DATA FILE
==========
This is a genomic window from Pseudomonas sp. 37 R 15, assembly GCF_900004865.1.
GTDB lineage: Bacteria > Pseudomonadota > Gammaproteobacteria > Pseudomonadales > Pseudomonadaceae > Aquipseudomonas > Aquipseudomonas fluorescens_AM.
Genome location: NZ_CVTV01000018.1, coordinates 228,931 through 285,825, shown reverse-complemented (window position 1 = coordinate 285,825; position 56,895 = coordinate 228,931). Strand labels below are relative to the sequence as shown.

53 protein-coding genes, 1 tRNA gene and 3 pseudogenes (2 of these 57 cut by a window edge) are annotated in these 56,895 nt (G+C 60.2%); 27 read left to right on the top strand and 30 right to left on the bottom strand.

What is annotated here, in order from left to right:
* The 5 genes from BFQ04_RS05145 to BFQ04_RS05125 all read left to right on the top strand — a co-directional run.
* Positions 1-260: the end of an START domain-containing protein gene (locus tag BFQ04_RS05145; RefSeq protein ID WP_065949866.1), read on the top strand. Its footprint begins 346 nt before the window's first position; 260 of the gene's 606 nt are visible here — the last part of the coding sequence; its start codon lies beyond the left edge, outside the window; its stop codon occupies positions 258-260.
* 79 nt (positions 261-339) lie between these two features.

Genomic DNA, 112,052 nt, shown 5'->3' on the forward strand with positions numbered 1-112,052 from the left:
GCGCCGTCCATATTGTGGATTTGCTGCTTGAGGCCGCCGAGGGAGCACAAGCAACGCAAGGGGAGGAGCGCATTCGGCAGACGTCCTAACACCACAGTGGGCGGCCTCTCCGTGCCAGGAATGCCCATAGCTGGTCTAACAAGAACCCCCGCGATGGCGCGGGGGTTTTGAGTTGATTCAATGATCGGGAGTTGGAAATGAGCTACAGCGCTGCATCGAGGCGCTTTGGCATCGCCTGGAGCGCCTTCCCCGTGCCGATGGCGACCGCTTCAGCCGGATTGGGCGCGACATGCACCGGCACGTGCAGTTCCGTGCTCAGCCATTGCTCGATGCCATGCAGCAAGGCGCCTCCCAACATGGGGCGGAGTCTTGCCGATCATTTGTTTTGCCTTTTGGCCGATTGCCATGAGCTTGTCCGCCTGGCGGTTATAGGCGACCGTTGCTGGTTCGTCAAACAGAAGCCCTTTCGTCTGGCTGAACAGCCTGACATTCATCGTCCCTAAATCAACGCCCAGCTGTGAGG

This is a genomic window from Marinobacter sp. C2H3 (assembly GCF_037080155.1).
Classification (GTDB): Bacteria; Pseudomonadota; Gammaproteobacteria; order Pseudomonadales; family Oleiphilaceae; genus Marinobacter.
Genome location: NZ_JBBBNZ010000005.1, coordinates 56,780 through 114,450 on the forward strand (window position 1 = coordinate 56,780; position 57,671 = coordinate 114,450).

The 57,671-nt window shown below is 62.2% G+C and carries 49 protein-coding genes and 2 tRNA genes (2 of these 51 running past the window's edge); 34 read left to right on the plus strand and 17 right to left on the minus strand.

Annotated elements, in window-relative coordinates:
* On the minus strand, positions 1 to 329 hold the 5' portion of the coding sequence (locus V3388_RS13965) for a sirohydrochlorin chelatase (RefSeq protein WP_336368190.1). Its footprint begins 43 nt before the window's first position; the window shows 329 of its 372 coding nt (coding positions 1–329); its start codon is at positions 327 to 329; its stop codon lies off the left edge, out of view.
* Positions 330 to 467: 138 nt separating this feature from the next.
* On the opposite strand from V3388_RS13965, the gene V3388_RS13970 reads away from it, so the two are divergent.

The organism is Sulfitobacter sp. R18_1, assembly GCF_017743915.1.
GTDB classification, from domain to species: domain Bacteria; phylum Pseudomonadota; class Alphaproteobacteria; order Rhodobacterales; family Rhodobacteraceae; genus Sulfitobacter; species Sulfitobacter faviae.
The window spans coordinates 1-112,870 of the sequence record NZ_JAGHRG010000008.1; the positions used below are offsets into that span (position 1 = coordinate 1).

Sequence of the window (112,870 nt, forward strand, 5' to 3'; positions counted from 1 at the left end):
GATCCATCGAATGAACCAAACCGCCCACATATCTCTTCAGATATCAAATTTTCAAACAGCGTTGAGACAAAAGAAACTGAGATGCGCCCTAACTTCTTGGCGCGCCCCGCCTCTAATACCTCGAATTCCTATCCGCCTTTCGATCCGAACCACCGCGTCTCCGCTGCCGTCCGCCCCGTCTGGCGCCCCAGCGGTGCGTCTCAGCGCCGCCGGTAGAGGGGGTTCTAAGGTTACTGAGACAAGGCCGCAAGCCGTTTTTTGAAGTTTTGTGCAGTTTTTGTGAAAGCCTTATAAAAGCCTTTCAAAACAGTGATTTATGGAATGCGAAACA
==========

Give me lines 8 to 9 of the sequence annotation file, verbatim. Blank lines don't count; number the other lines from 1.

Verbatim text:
* 79 nt (positions 261-339) lie between these two features.

Genomic DNA, 112,052 nt, shown 5'->3' on the forward strand with positions numbered 1-112,052 from the left: